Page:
Saturday night between two hundred million watched the longest running music competition in the world, The Eurovision Song Contest – a contest that was more political than ever, with a winner from Ukraine, a country embroiled in partitioning and genocide right now due to issues rising in Crimea.
Five countries give the biggest funding for Eurovision, France, Germany, the UK, Spain and Italy – these five countries go straight to the finals. I might be biased, but I didn’t think the UK entrant was a bad choice for the evening – however with Eurovision you get out what you put in and when you’re competing against the biggest stars Europe has to offer for example Russia’s competitor this year, it’s difficult to take such contestants seriously. Ghost, Germany’s entrant lacks the energy and punch needed for Eurovision, the points show it something Say Yay! – Spain’s entrant, has in buckets.
The top three contestants, Australia, Ukraine and Russia are so different – I don’t think there’s a perfect formula for a Eurovision track, unlike what the hosts suggest, but one that has a message is important. 1944, the winning track from Ukraine, was sung incredibly powerfully by Jamala fusing the eastern influences that in the Crimea, Russia are trying to remove – this is also the case for Goodbye (Shelter) highlighting the plight of women in violent relationships. The Russian track won little points from the juries – sung by Sergey Lazarev, You Are The Only One had greater production values during the performance which never equalled the song, if Russia wanted to win, it doesn’t really show listening to the song. Australia’s participation is so they can launch an AsiaVision soon and hopefully they win that edition in the near future, as they certainly have the voices for it, it shows here, Dami Im is flawless on a huge pop track that would have been worthy of winning.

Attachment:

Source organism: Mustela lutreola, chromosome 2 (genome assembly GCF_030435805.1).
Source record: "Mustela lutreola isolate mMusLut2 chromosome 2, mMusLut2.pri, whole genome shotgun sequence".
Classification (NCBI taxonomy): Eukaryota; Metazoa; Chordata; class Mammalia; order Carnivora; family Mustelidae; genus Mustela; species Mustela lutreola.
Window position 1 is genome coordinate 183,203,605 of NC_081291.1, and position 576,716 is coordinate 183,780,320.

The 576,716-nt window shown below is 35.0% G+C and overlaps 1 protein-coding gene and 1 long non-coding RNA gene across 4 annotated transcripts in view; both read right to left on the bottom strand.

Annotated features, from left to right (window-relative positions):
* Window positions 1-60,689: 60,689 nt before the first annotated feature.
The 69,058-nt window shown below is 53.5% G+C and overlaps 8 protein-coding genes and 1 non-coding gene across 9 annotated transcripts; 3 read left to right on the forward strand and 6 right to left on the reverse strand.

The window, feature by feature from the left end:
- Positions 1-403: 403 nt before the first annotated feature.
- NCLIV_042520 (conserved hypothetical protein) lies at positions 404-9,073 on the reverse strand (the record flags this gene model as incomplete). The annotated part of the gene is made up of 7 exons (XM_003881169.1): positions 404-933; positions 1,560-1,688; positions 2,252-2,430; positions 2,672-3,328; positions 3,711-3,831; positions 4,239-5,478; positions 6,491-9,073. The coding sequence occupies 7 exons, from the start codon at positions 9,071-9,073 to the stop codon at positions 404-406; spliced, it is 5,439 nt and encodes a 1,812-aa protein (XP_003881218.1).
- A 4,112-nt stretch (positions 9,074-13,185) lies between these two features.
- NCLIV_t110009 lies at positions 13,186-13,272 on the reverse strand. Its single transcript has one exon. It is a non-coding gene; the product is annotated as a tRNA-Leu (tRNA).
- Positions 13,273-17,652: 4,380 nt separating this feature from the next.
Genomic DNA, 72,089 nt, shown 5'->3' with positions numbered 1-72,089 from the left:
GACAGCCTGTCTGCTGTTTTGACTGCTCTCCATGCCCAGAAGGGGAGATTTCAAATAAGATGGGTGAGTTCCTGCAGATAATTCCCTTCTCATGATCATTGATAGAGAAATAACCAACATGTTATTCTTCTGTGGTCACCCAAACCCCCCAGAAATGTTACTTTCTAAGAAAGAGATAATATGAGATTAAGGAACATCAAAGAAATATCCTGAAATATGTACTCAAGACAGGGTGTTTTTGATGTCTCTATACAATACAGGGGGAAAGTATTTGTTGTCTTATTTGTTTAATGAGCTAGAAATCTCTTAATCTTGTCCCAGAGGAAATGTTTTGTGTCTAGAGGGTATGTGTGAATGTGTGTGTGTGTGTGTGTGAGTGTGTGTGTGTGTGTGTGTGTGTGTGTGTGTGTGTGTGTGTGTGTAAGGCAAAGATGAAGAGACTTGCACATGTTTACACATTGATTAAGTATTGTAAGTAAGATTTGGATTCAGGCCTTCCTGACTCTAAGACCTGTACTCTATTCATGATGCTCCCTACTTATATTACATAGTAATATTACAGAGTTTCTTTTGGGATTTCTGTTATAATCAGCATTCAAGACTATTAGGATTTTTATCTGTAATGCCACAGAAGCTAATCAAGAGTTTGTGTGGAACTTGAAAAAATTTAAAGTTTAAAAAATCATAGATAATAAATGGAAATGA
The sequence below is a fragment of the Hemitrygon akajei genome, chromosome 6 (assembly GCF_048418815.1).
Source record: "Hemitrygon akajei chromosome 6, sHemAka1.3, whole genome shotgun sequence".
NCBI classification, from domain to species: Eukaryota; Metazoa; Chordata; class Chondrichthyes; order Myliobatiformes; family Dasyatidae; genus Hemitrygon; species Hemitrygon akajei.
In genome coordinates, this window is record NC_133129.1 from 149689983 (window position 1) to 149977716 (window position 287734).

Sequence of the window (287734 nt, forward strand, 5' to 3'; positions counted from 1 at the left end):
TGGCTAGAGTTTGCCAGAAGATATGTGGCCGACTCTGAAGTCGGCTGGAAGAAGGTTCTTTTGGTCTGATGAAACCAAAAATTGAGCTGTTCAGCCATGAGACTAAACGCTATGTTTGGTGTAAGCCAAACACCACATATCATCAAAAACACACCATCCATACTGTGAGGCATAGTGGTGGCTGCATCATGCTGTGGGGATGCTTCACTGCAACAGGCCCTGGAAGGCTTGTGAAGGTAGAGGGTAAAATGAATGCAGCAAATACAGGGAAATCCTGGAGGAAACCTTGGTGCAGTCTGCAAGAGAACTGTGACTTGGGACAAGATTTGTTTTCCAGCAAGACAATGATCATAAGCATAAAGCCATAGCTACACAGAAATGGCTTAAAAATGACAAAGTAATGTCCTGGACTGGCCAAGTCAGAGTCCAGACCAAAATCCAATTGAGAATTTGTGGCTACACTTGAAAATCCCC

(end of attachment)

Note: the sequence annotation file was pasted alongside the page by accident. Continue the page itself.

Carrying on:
Eurovision is such a mixed bag of talent, Cyprus’ big rock belter really works, Minus One’s Alter Ego is a great track and a band who took that stage by storm and it worked really well, but on the other end of the spectrum you have sweet tracks like Zoe’s Loin D’ici, that really highlights her incredible voice and is certainly a track I’ll listen to again, with such a mellow melody to work with it. Power ballads as well are Eurovision’s forte too – Walk On Water from Malta’s Ira Losco though in the writing it is at odds with itself the song, the track really works for her voice and worked incredibly well live, this is also the case for tracks like Donny Montell’s I’ve Been Waiting For This Night, which has a huge chorus and a powerful beat that seemed a great choice of winner on the night.
There’s huge tracks scattered throughout this album, that are definitely worth owning, Eurovision is moving away from its cheesy pop sound and it’s becoming richer for it and I think the compilation shows the rich diversity of our continent and the sound of it – it’s worth giving a listen. If you want an album with big rock tracks, great pop songs and choruses that are more infectious than a common cold, this is your dream record – one of Eurovision’s strongest years yet.